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My knowledge about the kernel is rather limited, so please excuse if this question is on the wrong premises to start with.

On an x86 based computer like my laptop, I can install every Linux distribution that I want. There might be minor issues with WLAN cards or graphics cards, but all in all I can install every version of the Linux kernel.

Systems like Android phones and the Raspberry Pi with ARM processors cannot really do that, one has to get a special kernel. And the chip manufacturers seem to only hand out a compiled version of their drivers with one particular version of the Linux kernel. Android phones rarely get updates and the software seems stuck to the hardware like an in-car entertainment system.

The manufacturers say that maintaining their driver for different versions of the kernel would be too much work, that porting it to new versions would be too difficult. But why do they have to bundle it so tightly to a particular version that Android users cannot sensibly get an update with reasonable effort? It works on x86, right?

I wondered whether the drivers were integrated into the kernel too tightly and perhaps some breakdown into independent modules would help. Then the device manufacturers can still ship their code compiled (such that the competition cannot infer the design of their devices) but it works with different Linux versions. Since Android and Desktop Linux distributions use newer kernels for newer releases, not having those drivers for that kernel release prevents one from upgrading the whole system.

Where is the root cause for Android devices still being stuck on ancient versions?

closed as too broad by roaima, G-Man, Mongrel, Shadur, countermode Feb 8 '17 at 11:45

Please edit the question to limit it to a specific problem with enough detail to identify an adequate answer. Avoid asking multiple distinct questions at once. See the How to Ask page for help clarifying this question. If this question can be reworded to fit the rules in the help center, please edit the question.

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Copyright, patents, and other intellectual property issues is really the root cause. The hardware manufacturers won't release full details, but they will provide a binary blob. Unfortunately, the internal workings of the kernel aren't exactly stable, so for each version the binary blob has to be updated. Providing updates doesn't generate additional revenue for the manufacturer, so why pay a software engineer to make changes all the time? Same issue with the old VMWare kernel modules (at least they were open and could be patched) and NVidia-provided drivers for their video cards.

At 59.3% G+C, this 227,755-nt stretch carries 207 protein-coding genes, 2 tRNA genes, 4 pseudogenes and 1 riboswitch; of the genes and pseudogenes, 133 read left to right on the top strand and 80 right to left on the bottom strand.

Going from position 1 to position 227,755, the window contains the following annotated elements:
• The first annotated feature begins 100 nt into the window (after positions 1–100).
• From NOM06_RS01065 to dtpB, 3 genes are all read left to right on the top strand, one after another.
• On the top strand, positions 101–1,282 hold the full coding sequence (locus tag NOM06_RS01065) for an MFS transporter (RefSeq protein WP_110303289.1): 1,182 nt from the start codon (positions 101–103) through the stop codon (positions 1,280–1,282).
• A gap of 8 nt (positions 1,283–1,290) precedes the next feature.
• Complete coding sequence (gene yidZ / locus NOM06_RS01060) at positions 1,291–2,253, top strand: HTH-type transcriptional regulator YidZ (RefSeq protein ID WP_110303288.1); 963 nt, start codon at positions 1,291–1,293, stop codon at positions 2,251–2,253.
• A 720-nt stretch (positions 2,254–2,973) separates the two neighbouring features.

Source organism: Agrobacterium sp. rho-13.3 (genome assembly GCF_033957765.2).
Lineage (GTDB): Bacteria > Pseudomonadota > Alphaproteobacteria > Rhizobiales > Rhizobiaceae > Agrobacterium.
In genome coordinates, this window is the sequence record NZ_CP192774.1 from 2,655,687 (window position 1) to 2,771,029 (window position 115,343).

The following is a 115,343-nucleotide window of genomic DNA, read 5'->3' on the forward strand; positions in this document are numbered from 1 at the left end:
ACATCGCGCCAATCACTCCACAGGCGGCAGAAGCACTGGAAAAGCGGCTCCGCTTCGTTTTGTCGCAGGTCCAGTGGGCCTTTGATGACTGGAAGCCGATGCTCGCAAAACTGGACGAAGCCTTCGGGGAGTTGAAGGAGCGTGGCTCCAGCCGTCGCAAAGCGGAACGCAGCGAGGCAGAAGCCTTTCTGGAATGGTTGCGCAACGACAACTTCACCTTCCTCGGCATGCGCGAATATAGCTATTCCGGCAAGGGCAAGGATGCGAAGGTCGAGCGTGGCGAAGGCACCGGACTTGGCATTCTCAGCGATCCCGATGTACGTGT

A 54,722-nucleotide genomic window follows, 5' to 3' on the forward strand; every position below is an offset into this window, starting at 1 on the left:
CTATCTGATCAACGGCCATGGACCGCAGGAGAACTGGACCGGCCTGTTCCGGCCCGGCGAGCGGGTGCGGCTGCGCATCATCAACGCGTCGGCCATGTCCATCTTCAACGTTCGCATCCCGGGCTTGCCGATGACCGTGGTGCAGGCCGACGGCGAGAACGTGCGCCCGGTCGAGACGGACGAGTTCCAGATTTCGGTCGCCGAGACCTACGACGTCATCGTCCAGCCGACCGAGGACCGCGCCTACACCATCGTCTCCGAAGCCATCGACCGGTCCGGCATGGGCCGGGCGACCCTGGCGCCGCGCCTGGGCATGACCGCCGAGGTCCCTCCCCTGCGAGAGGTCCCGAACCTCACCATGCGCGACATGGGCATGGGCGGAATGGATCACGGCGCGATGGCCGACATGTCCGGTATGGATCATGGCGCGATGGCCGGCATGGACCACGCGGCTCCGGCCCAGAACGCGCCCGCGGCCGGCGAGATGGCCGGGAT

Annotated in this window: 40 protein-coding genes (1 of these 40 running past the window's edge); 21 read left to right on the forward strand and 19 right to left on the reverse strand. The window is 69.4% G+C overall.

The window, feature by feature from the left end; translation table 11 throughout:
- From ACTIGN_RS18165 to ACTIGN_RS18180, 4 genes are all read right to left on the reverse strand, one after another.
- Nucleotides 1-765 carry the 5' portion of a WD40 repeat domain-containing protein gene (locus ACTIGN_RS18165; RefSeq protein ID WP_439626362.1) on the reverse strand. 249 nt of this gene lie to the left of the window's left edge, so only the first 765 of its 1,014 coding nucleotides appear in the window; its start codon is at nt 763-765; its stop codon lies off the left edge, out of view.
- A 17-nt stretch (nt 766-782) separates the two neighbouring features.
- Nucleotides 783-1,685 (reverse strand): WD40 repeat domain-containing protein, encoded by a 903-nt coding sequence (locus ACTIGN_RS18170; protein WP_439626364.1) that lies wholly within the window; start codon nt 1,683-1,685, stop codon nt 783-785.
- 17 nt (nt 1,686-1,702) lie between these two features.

Linus has said that he doesn't care about a stable internal interface. If hardware manufacturers want their stuff to always work, they should open their code and let it get integrated into the main kernel tree.... here's a nice (old) post on it by Greg Kroah-Hartman kroah.com/log/linux/stable_api_nonsense.html

  • “Unfortunately, the internal workings of the kernel aren't exactly stable” – that seems to be the root technical cause. If there was some stable internal driver API, it would not be a problem to use the same binary blob for lots of kernel releases, right? With a microkernel, there must be such an interface? – Martin Ueding Feb 8 '17 at 11:55
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    Except Linus has said that he doesn't care about that. If hardware manufacturers want their stuff to always work, they should open their code and let it get integrated into the main kernel tree.... here's a nice (old) post on it by Greg Kroah-Hartman kroah.com/log/linux/stable_api_nonsense.html – ivanivan Feb 8 '17 at 12:02
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    The article is great! So supporting the closed-source drivers of device manufacturers over releases would require a stable API which would require old APIs to be retained. Then several parallel APIs would have to be provided, making it a mess rather quickly and substantial changes very hard. So I have to live with older Android versions but can have fast moving code on the desktop. – Martin Ueding Feb 8 '17 at 12:18
  • Yup. Unfortunately, the only tablet device I know of that used a Real Linux Kernel (and a Debian base and could point to Debian mirrors) was the old Nokia 770 and family with the Maemo OS. – ivanivan Feb 8 '17 at 12:23

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